As for the action scenes, it seems To keeps trying to outdo the previous set piece. There are shootouts in a hallway, a restaurant, a makeshift doctor's office, a field and a hotel, and each scene is more impressive than the last. Sure it could be argued that the CGI Red Bull can in the last shootout takes one out of the moment, but it could also be argued that whoever thinks that is actually just an asshole.
Also, the characters in Exiled are fantastic. Not only are our protaganists cool as fuck, but we really care about them because they care so much for each other. Anthony Wong is amazing as the ringleader, completely changing his usual image as a weirdo or a sage like mentor. Here he plays a man whom I suspect may have become a hitman to make him feel better about himself. During a scene where he is being bullied by a former boss, it felt like this wasn't something he was unaccustomed to . Also, one of the final shots in the film is of him putting on his shades, trying to remain cool despite what has just happened.
Also, I loved at a certain point in the film, he decides to leave everything to chance. His decisions were not helping anyone, so he let the flip of a coin decide their fate. The payoff to this is very powerful.
Also, Simon Yam was hilarious as the villain in the film, hamming it up while remaining a complete asshole. He would have made a great heel in wrestling in another life. Also, who couldn't love the hotel owner/pimp/gangster Jeff? A scumbag until the very end. And the female characters are great. As opposed to the usual love interest, our central female character is Wo's wife, heartbroken because of Wo's choice of lifestyle and the friends that go with it. As much as you like our group of criminals, it's hard not to side with her by the end of the film.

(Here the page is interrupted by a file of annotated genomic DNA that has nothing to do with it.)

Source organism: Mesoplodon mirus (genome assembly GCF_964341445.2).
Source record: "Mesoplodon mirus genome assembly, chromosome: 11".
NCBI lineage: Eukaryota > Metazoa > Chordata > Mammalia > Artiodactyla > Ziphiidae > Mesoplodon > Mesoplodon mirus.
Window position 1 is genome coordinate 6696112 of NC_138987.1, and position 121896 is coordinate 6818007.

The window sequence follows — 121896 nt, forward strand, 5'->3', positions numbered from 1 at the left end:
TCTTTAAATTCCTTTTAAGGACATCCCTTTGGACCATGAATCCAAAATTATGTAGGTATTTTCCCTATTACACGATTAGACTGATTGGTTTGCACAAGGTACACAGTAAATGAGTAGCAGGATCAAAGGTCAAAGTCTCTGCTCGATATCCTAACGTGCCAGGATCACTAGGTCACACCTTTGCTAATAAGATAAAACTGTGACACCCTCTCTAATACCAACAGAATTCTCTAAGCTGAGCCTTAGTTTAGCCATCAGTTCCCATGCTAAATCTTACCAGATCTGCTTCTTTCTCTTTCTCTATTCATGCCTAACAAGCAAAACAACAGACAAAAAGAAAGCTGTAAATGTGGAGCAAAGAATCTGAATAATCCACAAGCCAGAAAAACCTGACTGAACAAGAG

I could go much more into the film, but if you haven't seen it I'd hate to spoil anything for you. There is definitely more of that "Leone" feeling nearing the end and some wicked tough guy bonding with a corrupt cop.
Exiled is a semi follow up to To's The Mission in the same way Fierce Creatures is a follow up to A Fish Called Wanda. It's not necessary to see The Mission before seeing Exiled (I didn't) but the two films are great companion pieces. The Mission explores much of the same themes and has most of the same actors playing similar parts. So if you happen to love Exiled you'd really be doing yourself a disservice in not seeing The Mission.
Almost done, just wanted to say I was surprised when this film came and went in North America. I didn't think the film would connect the same way Woo's films did, but I did expect some fanfare. It seems a lot of people I know, when it comes to foreign films, think that if they've seen what is considered the best from a certain genre (Woo's heroic bloodshed films) that they've done their job as a filmgoer and there's no need to explore further. Maybe I'm being critical of them since I love discovering films that don't have a lot of shelf space at Blockbuster, but I really expected To to be a household name by now.
Exiled is a great place to start if you want to get into To's films. It's got everything you need in a heroic bloodshed film. And if you're a fan of Leone (and really, who the hell isn't?) you'll be even more satisfied. Considering it's on my list for best films of the decade, it goes without saying that this is a must see.